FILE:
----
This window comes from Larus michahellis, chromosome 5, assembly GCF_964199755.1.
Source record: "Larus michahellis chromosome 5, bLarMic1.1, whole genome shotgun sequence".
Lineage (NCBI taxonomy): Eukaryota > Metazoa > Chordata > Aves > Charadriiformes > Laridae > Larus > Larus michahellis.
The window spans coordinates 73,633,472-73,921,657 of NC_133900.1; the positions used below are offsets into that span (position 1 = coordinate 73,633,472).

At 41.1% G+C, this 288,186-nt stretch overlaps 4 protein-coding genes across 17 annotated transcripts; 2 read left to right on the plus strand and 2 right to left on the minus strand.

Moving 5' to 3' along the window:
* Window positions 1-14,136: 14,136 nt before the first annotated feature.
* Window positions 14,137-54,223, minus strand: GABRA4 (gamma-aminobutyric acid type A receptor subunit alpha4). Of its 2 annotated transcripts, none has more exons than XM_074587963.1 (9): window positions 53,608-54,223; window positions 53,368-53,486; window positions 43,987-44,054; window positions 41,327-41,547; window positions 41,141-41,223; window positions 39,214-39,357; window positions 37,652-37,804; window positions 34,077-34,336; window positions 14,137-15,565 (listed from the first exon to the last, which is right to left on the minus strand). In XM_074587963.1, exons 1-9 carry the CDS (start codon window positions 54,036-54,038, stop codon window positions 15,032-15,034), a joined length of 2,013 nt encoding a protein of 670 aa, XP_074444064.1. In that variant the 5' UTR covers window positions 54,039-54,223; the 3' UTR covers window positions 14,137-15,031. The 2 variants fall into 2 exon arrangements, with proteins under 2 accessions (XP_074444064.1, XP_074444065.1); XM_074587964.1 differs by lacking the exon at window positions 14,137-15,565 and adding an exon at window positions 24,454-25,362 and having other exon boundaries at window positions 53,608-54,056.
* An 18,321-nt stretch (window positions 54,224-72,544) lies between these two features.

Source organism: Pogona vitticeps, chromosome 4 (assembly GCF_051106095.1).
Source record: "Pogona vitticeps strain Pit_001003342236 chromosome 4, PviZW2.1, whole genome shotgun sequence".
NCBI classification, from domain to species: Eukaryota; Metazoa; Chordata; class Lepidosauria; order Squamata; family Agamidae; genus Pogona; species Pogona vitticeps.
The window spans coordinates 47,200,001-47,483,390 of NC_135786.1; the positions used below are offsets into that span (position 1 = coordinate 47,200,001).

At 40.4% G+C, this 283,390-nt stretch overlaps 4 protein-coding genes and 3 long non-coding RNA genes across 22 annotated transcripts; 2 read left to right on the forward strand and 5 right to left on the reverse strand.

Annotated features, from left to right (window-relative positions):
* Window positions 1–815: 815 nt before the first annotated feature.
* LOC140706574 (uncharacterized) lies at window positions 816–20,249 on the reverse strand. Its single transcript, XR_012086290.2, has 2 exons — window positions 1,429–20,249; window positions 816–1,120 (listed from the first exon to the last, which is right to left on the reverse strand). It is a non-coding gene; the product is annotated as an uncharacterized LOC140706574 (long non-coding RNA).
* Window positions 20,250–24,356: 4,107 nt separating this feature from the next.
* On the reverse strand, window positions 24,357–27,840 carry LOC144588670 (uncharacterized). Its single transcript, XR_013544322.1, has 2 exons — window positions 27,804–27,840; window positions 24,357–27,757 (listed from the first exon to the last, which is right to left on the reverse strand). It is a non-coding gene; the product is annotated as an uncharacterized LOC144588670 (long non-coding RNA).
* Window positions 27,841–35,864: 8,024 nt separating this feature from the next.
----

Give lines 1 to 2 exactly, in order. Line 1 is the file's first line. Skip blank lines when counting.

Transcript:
This window comes from Larus michahellis, chromosome 5, assembly GCF_964199755.1.
Source record: "Larus michahellis chromosome 5, bLarMic1.1, whole genome shotgun sequence".